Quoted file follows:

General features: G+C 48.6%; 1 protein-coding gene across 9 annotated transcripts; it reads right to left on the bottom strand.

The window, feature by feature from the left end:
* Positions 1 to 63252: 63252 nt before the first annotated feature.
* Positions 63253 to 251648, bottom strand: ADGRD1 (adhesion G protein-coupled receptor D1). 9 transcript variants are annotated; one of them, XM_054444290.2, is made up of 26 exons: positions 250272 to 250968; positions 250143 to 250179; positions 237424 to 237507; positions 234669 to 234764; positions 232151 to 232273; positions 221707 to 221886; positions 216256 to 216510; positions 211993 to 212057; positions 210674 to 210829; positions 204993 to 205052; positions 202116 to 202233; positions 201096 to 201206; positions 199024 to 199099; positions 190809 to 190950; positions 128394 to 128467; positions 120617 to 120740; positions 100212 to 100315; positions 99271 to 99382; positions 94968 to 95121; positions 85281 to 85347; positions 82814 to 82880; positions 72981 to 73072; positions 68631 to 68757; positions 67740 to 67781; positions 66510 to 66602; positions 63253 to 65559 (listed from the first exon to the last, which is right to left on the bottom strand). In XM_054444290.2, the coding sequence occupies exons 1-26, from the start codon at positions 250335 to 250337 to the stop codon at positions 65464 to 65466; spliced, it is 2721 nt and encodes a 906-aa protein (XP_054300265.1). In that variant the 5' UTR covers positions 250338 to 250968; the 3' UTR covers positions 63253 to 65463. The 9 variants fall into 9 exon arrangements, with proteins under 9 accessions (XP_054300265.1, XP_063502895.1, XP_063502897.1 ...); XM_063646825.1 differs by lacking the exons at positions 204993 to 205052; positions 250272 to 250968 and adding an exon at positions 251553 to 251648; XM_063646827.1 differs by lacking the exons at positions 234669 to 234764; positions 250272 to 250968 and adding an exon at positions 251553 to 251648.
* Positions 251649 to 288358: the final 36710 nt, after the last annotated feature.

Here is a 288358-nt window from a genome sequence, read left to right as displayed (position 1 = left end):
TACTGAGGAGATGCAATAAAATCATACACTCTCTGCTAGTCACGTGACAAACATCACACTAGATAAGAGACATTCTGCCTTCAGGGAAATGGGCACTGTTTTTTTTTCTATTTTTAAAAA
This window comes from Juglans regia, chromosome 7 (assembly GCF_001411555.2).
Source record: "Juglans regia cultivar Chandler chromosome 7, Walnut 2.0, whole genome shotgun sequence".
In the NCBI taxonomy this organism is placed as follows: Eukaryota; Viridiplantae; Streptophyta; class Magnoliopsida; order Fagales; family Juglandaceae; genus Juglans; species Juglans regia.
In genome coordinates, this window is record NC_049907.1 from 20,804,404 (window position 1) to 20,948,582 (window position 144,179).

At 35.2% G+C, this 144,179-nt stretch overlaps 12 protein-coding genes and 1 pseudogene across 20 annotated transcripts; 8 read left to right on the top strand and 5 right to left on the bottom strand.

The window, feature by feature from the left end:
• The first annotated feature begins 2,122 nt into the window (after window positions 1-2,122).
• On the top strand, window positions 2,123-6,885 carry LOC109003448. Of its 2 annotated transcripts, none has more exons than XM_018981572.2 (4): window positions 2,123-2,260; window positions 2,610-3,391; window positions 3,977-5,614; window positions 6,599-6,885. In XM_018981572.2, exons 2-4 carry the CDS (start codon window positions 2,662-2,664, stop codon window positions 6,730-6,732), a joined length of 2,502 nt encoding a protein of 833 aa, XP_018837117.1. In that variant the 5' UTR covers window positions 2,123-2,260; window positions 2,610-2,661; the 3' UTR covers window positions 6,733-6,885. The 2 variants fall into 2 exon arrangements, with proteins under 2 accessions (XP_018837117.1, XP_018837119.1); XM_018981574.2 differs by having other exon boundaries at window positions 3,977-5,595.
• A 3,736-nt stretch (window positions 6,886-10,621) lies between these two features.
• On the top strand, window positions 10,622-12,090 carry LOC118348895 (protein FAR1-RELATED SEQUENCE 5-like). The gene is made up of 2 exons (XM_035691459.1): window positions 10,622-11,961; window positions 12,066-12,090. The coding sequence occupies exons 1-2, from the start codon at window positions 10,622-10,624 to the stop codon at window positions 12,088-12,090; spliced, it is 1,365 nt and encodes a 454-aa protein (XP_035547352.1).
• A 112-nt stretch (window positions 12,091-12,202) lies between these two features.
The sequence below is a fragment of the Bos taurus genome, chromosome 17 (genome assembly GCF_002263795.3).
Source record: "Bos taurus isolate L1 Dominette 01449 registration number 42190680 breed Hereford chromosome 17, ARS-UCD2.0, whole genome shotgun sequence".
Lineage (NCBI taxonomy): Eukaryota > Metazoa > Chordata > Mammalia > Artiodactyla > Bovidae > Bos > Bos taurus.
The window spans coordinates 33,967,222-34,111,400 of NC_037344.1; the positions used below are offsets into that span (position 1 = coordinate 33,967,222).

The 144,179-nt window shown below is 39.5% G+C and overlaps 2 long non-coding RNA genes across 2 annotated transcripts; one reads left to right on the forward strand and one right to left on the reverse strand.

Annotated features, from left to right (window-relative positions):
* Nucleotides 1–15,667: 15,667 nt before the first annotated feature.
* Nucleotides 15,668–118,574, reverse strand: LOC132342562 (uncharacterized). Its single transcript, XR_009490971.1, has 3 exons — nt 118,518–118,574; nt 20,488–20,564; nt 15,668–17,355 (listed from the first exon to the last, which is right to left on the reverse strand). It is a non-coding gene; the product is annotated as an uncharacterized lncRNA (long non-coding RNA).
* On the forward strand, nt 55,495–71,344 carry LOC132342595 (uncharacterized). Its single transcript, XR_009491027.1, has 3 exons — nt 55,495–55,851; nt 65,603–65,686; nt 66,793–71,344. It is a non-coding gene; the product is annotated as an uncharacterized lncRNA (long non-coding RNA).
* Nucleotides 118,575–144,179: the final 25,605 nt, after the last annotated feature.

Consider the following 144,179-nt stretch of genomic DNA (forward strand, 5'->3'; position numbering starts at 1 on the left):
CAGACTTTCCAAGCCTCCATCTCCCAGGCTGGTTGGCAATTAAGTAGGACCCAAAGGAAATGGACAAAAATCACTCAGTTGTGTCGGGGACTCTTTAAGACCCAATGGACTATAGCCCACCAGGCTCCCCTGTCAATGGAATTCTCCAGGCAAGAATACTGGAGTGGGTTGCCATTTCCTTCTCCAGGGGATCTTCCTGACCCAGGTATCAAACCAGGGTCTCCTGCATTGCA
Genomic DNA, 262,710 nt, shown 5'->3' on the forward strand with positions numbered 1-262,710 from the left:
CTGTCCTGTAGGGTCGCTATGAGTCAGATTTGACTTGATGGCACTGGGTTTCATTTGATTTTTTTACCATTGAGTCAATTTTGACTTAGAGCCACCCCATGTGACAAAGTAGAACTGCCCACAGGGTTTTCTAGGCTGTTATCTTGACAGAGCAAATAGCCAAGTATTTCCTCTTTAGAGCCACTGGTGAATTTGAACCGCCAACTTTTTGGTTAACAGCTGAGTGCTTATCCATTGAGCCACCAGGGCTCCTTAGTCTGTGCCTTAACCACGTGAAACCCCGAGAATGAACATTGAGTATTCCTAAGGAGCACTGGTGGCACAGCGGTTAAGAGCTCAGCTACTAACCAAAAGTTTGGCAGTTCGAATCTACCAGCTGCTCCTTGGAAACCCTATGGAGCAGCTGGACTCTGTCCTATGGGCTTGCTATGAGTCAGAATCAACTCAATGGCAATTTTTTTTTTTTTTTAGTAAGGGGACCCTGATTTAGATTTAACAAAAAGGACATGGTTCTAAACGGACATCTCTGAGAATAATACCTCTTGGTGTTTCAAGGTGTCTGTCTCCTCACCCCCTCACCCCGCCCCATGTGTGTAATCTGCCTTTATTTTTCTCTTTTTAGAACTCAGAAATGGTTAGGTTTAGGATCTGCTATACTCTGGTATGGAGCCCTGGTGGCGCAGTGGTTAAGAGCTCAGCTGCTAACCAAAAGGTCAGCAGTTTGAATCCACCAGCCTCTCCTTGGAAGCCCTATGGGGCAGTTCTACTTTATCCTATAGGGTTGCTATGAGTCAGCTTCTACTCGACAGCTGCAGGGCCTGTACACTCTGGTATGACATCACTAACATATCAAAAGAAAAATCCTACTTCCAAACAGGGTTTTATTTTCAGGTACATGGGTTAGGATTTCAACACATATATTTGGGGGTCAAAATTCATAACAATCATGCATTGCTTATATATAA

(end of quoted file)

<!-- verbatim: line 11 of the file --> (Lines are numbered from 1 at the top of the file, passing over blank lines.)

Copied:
In genome coordinates, this window is record NC_049907.1 from 20,804,404 (window position 1) to 20,948,582 (window position 144,179).